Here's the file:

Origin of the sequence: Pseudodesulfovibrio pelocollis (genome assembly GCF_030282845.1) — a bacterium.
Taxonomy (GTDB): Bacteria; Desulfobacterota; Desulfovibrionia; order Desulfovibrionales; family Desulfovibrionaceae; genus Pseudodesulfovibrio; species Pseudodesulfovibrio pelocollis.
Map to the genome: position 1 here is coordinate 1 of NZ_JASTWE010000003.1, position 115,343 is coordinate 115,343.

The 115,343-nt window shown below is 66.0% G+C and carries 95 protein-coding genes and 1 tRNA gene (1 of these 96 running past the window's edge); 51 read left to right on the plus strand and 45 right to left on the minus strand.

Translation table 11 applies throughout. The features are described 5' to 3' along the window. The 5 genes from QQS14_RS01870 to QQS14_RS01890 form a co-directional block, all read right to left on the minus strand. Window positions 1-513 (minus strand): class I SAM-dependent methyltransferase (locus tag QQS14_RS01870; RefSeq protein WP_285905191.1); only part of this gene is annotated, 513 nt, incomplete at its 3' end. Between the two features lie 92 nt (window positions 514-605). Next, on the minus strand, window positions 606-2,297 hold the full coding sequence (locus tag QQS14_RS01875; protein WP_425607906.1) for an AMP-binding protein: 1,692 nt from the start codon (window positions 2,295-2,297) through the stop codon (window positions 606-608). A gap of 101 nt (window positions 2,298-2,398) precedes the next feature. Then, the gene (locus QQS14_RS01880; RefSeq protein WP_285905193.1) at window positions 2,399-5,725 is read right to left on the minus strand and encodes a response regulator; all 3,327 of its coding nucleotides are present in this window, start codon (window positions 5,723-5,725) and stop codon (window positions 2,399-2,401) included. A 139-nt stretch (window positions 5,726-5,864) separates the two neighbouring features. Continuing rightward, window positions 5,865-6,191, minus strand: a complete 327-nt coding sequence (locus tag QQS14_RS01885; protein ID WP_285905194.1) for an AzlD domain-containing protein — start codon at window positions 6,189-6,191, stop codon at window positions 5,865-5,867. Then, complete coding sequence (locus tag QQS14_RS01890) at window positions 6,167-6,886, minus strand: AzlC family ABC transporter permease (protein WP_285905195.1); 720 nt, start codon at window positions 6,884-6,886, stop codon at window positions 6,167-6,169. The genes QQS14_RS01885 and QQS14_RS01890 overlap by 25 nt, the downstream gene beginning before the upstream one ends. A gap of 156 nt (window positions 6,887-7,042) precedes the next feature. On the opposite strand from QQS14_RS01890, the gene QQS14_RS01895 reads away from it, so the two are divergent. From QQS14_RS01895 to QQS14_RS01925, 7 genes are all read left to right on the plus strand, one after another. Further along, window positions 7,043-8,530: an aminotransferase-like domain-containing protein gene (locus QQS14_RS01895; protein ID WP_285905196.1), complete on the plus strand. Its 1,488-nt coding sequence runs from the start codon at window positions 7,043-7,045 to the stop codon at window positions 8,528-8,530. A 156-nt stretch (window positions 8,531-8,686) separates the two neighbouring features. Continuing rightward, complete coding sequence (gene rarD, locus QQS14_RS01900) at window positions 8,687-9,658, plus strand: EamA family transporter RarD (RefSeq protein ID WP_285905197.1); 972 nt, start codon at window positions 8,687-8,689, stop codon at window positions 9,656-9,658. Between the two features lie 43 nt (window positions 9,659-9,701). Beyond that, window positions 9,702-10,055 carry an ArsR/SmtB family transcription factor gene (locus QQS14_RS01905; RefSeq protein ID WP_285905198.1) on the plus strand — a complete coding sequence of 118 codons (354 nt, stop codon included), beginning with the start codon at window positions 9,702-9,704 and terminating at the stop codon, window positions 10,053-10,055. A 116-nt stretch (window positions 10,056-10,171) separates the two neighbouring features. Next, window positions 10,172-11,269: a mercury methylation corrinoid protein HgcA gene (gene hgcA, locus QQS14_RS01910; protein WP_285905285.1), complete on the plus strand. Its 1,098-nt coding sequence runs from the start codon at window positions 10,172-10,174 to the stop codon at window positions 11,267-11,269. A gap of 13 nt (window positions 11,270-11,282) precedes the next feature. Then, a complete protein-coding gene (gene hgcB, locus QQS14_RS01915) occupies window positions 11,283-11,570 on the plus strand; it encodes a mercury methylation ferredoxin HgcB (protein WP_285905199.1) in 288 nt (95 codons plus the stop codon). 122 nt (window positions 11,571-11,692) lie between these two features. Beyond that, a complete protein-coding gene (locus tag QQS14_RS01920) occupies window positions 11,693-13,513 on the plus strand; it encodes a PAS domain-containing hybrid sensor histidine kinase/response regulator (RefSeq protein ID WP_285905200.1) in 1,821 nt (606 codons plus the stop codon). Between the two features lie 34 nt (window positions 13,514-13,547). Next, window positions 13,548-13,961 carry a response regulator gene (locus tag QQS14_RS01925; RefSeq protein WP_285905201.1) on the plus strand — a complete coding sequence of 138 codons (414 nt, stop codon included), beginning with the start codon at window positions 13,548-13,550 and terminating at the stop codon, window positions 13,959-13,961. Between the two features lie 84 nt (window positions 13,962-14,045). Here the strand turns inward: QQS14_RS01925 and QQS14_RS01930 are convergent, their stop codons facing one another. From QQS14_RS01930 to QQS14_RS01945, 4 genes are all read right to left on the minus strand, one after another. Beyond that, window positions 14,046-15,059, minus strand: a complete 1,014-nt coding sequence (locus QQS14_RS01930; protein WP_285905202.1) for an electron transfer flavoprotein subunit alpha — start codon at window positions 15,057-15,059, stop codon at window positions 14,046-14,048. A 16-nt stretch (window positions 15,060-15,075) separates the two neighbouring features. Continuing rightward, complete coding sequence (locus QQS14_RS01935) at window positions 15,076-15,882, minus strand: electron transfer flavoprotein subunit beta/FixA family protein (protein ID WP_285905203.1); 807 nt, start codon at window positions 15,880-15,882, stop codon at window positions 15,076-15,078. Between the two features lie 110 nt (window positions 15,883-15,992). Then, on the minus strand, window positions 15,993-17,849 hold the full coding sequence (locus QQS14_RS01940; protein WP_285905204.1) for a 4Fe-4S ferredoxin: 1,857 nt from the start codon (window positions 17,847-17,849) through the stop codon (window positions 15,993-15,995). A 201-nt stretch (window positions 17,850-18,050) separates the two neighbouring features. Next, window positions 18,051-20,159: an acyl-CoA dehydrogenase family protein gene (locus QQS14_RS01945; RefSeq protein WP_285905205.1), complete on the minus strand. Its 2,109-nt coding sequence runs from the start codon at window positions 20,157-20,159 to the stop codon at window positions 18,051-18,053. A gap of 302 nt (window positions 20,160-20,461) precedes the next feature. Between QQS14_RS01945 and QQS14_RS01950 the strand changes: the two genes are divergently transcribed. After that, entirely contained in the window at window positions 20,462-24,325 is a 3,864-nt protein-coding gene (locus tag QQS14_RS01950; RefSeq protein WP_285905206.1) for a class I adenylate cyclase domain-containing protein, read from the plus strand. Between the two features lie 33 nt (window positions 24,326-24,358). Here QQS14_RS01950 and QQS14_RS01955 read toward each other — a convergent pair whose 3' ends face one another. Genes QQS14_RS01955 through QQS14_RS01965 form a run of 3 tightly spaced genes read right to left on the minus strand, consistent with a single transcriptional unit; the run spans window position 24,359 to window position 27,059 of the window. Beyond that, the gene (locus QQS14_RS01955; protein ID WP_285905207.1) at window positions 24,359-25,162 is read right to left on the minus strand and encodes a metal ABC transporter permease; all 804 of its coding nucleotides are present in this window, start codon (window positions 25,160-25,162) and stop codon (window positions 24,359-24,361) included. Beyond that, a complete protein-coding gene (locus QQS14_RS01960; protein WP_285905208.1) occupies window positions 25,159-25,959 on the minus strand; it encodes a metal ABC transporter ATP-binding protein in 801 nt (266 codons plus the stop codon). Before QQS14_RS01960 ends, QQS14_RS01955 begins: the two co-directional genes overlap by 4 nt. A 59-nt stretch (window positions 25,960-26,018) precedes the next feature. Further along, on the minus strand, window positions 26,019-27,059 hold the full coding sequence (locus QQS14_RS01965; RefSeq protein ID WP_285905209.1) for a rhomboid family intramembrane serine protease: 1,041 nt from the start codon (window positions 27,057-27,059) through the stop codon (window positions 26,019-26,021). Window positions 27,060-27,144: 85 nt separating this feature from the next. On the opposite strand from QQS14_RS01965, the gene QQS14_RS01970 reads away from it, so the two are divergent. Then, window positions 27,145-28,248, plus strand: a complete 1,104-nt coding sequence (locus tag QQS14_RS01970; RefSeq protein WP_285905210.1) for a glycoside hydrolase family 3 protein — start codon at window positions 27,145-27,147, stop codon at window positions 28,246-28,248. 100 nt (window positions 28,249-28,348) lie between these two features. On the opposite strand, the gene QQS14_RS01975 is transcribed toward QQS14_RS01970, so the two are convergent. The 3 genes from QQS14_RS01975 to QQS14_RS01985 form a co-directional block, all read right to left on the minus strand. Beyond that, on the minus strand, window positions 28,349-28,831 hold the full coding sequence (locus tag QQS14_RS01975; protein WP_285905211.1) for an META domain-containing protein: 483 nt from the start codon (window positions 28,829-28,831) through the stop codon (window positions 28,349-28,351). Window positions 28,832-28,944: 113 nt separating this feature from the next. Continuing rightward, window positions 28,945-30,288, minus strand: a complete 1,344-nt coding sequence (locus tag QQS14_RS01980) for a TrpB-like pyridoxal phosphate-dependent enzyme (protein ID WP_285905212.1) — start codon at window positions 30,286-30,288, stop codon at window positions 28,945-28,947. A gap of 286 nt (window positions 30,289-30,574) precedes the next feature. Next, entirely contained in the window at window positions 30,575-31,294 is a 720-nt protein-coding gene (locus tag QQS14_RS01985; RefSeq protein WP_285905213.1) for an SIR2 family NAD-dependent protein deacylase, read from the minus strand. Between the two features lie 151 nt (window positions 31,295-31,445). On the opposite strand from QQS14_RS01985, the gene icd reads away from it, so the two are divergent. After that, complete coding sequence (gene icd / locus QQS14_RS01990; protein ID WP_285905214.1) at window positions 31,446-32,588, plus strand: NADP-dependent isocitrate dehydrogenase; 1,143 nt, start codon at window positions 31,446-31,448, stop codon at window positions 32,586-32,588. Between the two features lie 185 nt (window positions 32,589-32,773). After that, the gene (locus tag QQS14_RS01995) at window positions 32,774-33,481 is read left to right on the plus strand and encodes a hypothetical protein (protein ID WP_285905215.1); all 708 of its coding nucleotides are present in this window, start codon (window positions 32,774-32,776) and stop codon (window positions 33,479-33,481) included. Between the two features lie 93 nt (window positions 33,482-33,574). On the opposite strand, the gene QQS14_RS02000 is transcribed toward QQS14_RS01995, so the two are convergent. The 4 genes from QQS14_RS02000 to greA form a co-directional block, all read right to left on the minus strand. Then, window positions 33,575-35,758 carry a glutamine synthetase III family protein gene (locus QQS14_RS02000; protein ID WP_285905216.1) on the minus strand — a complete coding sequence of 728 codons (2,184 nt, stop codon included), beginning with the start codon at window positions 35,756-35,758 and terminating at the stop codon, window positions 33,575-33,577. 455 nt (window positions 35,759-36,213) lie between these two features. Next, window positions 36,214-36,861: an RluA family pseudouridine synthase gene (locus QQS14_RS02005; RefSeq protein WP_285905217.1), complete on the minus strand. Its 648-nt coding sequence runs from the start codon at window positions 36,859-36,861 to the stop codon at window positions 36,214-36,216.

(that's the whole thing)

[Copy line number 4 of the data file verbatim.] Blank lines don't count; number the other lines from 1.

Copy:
The 115,343-nt window shown below is 66.0% G+C and carries 95 protein-coding genes and 1 tRNA gene (1 of these 96 running past the window's edge); 51 read left to right on the plus strand and 45 right to left on the minus strand.